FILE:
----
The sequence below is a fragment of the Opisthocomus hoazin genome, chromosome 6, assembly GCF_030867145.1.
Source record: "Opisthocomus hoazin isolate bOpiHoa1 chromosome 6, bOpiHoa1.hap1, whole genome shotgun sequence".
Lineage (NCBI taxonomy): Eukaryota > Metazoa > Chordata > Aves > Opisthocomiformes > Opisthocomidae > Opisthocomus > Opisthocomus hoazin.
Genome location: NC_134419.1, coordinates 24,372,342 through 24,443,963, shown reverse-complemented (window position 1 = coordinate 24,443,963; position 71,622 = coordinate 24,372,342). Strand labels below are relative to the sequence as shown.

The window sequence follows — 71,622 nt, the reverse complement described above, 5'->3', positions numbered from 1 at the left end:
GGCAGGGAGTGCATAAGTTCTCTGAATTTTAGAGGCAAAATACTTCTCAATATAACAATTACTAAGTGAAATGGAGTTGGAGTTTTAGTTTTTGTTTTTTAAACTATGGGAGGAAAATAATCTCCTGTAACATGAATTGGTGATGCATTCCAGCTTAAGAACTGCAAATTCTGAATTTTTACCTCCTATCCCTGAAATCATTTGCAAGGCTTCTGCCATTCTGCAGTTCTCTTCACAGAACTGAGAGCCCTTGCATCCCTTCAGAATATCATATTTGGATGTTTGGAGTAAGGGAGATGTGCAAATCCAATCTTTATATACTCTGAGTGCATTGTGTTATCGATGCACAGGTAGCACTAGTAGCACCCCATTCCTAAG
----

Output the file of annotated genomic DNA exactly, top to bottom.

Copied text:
The sequence below is a fragment of the Opisthocomus hoazin genome, chromosome 6, assembly GCF_030867145.1.
Source record: "Opisthocomus hoazin isolate bOpiHoa1 chromosome 6, bOpiHoa1.hap1, whole genome shotgun sequence".
Lineage (NCBI taxonomy): Eukaryota > Metazoa > Chordata > Aves > Opisthocomiformes > Opisthocomidae > Opisthocomus > Opisthocomus hoazin.
Genome location: NC_134419.1, coordinates 24,372,342 through 24,443,963, shown reverse-complemented (window position 1 = coordinate 24,443,963; position 71,622 = coordinate 24,372,342). Strand labels below are relative to the sequence as shown.

The window sequence follows — 71,622 nt, the reverse complement described above, 5'->3', positions numbered from 1 at the left end:
GGCAGGGAGTGCATAAGTTCTCTGAATTTTAGAGGCAAAATACTTCTCAATATAACAATTACTAAGTGAAATGGAGTTGGAGTTTTAGTTTTTGTTTTTTAAACTATGGGAGGAAAATAATCTCCTGTAACATGAATTGGTGATGCATTCCAGCTTAAGAACTGCAAATTCTGAATTTTTACCTCCTATCCCTGAAATCATTTGCAAGGCTTCTGCCATTCTGCAGTTCTCTTCACAGAACTGAGAGCCCTTGCATCCCTTCAGAATATCATATTTGGATGTTTGGAGTAAGGGAGATGTGCAAATCCAATCTTTATATACTCTGAGTGCATTGTGTTATCGATGCACAGGTAGCACTAGTAGCACCCCATTCCTAAG